Photo: Green iguana climbing a log

Sticking strictly to a vegetarian diet, green iguanas spend most of their lives in the rain forest's canopy.

Photograph by George Grall

Map

Map: Green iguana range

Green Iguana Range

Fast Facts

Type:
Reptile
Diet:
Herbivore
Average life span in the wild:
20 years
Size:
6.6 ft (2 m)
Weight:
11 lbs (5 kg)
Did you know?
In Central America, where iguana meat is frequently consumed, iguanas are referred to as "bamboo chicken" or "chicken of the trees."
Size relative to a 6-ft (2-m) man:
Illustration: Green iguana compared with adult man

Green, or common, iguanas are among the largest lizards in the Americas, averaging around 6.5 feet (2 meters) long and weighing about 11 pounds (5 kilograms).

They are also among the most popular reptile pets in the United States, despite being quite difficult to care for properly. In fact, most captive iguanas die within the first year, and many are either turned loose by their owners or given to reptile rescue groups.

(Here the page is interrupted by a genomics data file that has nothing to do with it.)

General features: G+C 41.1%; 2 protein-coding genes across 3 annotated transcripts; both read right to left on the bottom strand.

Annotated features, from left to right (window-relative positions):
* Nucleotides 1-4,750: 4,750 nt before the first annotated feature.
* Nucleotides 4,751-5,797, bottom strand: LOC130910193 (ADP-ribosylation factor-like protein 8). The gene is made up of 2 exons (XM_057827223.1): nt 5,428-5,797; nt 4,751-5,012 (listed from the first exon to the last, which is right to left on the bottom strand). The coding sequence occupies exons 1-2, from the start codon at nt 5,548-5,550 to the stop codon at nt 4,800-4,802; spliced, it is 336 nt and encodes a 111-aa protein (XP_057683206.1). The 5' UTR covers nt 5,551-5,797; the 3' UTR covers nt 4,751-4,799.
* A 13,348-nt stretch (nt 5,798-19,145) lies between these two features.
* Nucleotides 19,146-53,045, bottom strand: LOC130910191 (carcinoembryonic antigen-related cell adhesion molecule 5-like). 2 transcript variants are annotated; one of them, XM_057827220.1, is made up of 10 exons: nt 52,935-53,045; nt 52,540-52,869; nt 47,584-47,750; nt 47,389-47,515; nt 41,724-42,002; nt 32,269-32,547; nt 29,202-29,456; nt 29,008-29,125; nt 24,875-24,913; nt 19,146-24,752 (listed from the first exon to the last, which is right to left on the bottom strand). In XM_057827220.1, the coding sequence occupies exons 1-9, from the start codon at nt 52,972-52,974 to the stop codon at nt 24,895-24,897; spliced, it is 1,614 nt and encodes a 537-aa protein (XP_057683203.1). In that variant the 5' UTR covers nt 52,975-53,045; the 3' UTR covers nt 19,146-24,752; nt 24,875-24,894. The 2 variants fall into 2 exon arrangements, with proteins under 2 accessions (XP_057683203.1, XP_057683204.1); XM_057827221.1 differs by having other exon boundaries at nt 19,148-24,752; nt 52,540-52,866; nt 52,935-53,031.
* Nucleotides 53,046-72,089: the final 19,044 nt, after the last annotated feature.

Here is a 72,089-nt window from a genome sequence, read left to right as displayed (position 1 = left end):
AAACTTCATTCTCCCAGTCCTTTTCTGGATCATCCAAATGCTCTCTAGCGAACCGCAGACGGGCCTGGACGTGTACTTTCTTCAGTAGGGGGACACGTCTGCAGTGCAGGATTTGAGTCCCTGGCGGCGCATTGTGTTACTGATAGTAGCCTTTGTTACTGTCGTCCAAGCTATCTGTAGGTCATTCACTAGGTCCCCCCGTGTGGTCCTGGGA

The green iguana’s extensive range comprises the rain forests of northern Mexico, Central America, the Caribbean Islands, and southern Brazil. They spend most of their lives in the canopy, descending only infrequently to mate, lay eggs, or change trees.

Primarily herbivores, iguanas are active during the day, feeding on leaves, flowers, and fruit. They generally live near water and are excellent swimmers. If threatened, they will leap from a branch, often from great heights, and escape with a splash to the water below. They are also tough enough to land on solid ground from as high as 40 feet (12 meters) and survive.

Iguanas' stout build gives them a clumsy look, but they are fast and agile on land. They have strong jaws with razor-sharp teeth and sharp tails, which make up half their body length and can be used as whips to drive off predators. They can also detach their tails if caught and will grow another without permanent damage.

Other members of the iguana family include the Fiji Island banded iguana, the desert iguana, and the Galápagos Islands marine iguana. Their appearance, behavior, and endangered status vary from species to species.

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